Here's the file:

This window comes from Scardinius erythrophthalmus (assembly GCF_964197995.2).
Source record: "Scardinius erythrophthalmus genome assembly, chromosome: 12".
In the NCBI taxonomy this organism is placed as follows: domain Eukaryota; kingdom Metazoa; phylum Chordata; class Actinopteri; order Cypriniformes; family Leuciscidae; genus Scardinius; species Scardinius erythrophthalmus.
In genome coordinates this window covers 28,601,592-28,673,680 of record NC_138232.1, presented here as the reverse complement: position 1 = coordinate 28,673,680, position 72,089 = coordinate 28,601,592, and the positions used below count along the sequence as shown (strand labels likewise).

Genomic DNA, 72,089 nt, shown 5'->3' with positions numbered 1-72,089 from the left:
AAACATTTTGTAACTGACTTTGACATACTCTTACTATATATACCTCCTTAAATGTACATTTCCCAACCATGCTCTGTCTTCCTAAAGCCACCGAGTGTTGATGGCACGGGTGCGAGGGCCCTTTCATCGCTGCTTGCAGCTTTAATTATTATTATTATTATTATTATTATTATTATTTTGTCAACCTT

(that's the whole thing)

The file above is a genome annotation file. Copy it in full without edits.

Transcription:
This window comes from Scardinius erythrophthalmus (assembly GCF_964197995.2).
Source record: "Scardinius erythrophthalmus genome assembly, chromosome: 12".
In the NCBI taxonomy this organism is placed as follows: domain Eukaryota; kingdom Metazoa; phylum Chordata; class Actinopteri; order Cypriniformes; family Leuciscidae; genus Scardinius; species Scardinius erythrophthalmus.
In genome coordinates this window covers 28,601,592-28,673,680 of record NC_138232.1, presented here as the reverse complement: position 1 = coordinate 28,673,680, position 72,089 = coordinate 28,601,592, and the positions used below count along the sequence as shown (strand labels likewise).

Genomic DNA, 72,089 nt, shown 5'->3' with positions numbered 1-72,089 from the left:
AAACATTTTGTAACTGACTTTGACATACTCTTACTATATATACCTCCTTAAATGTACATTTCCCAACCATGCTCTGTCTTCCTAAAGCCACCGAGTGTTGATGGCACGGGTGCGAGGGCCCTTTCATCGCTGCTTGCAGCTTTAATTATTATTATTATTATTATTATTATTATTATTTTGTCAACCTT